Published May 17, 2016 in Health Policy and Planning Journal, 1-2, titled: A review of CARE's Community Score Card experience and evidence.
Sara Gullo1, Christine Galavotti and Lara Altman.


The global community’s growing enthusiasm for the potential of social accountability approaches to improve health system performance and accelerate health progress makes it imperative that we learn from social accountability intervention implementation experience and results. To this end, we carried out a review of Cooperative for Assistance and Relief Everywhere, Inc. (CARE)’s experience with the Community Score Card (CSC)—a social accountability approach CARE developed in Malawi. We reviewed projects that CARE implemented between 2002 and 2013 that employed the CSC and that had at least one evaluation in English. We systematically collected and synthesized information from evaluations on the projects’ characteristics, CSC-related outcomes and challenges.

Eight projects, spanning five countries, met our inclusion criteria. The projects applied the CSC to various focus areas, mostly health. We identified one to three evaluations, mostly qualitative, for each project. While the evaluations had many limitations, consistency of the results, as well as the range of outcomes, suggests that the CSC is contributing to significant changes. All projects reported CSC-related governance outcomes and service outcomes. There is promising evidence that the CSC can contribute to citizen empowerment, service provider and power-holder effectiveness, accountability and responsiveness and spaces for negotiation between the two that are expanded, effective and inclusive. There is also evidence that the CSC may contribute to improvements in service availability, access, utilization and quality. The CSC seems particularly suited to building trust and strengthening relationships between the community and service providers and to improving the user-centred dimension of quality. All of the projects reported challenges, with ensuring national responsiveness and inclusion of marginalized groups in the CSC process proving to be the most intractable. To improve health system performance and accelerate health progress we recommend further CSC use, enhancements and research.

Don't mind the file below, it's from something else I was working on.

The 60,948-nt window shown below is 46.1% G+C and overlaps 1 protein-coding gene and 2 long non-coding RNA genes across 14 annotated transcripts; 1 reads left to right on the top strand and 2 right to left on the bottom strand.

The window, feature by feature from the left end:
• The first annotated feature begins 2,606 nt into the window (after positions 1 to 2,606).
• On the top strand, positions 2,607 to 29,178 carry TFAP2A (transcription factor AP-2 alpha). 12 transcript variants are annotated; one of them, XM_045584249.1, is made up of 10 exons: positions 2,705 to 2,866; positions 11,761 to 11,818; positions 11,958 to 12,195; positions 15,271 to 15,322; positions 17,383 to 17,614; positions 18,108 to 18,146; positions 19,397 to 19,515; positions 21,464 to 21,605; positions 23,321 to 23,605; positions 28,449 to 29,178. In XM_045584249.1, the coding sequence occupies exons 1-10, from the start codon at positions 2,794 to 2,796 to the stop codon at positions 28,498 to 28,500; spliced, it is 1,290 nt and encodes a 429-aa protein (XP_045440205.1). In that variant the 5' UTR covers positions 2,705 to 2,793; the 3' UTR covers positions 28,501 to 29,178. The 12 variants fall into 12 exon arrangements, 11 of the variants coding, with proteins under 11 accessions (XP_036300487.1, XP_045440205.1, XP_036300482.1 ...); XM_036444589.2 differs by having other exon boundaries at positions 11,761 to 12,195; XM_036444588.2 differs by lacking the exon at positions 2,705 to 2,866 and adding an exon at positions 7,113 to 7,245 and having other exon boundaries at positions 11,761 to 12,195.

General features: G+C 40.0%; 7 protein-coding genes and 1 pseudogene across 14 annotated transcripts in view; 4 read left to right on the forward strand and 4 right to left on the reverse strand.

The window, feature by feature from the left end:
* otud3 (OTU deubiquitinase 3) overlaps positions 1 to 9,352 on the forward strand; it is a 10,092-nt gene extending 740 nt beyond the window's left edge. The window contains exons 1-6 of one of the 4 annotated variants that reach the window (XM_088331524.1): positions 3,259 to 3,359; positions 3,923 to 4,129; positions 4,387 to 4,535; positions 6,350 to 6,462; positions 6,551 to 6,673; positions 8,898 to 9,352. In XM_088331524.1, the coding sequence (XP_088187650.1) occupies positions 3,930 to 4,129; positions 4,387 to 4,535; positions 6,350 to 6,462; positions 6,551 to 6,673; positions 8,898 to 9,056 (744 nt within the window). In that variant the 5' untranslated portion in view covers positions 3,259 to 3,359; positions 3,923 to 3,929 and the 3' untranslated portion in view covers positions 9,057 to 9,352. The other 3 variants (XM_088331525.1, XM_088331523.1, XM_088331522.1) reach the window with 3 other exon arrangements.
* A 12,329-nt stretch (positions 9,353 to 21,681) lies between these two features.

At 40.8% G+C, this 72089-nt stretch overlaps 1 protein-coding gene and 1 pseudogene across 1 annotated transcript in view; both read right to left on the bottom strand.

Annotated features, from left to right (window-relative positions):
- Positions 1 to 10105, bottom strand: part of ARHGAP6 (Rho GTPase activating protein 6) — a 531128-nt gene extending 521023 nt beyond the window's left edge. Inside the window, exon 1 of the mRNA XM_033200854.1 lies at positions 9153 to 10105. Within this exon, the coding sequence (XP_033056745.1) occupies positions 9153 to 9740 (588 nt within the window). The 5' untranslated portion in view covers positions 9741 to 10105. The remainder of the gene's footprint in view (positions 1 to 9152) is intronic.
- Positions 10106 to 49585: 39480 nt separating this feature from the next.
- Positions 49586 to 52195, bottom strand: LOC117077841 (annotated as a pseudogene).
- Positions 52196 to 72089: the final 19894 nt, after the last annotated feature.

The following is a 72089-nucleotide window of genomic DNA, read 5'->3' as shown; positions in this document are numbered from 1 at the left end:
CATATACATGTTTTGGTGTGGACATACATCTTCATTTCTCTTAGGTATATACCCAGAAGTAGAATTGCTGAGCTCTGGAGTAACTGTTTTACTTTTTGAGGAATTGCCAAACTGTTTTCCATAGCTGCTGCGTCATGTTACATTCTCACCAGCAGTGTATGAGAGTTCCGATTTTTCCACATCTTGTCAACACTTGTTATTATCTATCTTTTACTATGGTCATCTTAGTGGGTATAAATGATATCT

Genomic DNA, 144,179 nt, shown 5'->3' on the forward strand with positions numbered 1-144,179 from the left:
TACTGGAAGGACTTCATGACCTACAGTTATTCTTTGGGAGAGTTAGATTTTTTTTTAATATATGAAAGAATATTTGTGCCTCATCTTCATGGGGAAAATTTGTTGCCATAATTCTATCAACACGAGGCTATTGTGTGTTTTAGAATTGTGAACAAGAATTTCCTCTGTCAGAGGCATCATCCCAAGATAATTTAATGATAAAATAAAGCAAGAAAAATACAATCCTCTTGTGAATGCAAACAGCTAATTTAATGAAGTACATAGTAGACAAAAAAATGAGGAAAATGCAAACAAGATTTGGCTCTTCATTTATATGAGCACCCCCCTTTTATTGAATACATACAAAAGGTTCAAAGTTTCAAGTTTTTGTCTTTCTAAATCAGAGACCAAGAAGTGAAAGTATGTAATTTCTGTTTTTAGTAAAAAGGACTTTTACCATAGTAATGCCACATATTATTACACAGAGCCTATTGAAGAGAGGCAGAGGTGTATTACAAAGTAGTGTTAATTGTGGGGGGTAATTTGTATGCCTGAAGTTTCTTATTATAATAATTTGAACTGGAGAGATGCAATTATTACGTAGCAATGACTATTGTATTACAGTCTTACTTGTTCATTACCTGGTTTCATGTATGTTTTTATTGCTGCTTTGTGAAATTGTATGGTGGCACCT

Key Messages

• Global interest in social accountability programmes to improve health outcomes has not been matched by empirical data or our understanding of the factors and strategies that influence the functioning of accountability mechanisms. We present a review of programme reports and evaluations to describe CARE’s experience with a social accountability approach, the Community Score Card, and examine related outcomes and challenges.

• A review of CARE’s Community Score Card evidence suggests that the Community Score Card prompts a wide range of outcomes and merits further attention as a strategy for improving accountability.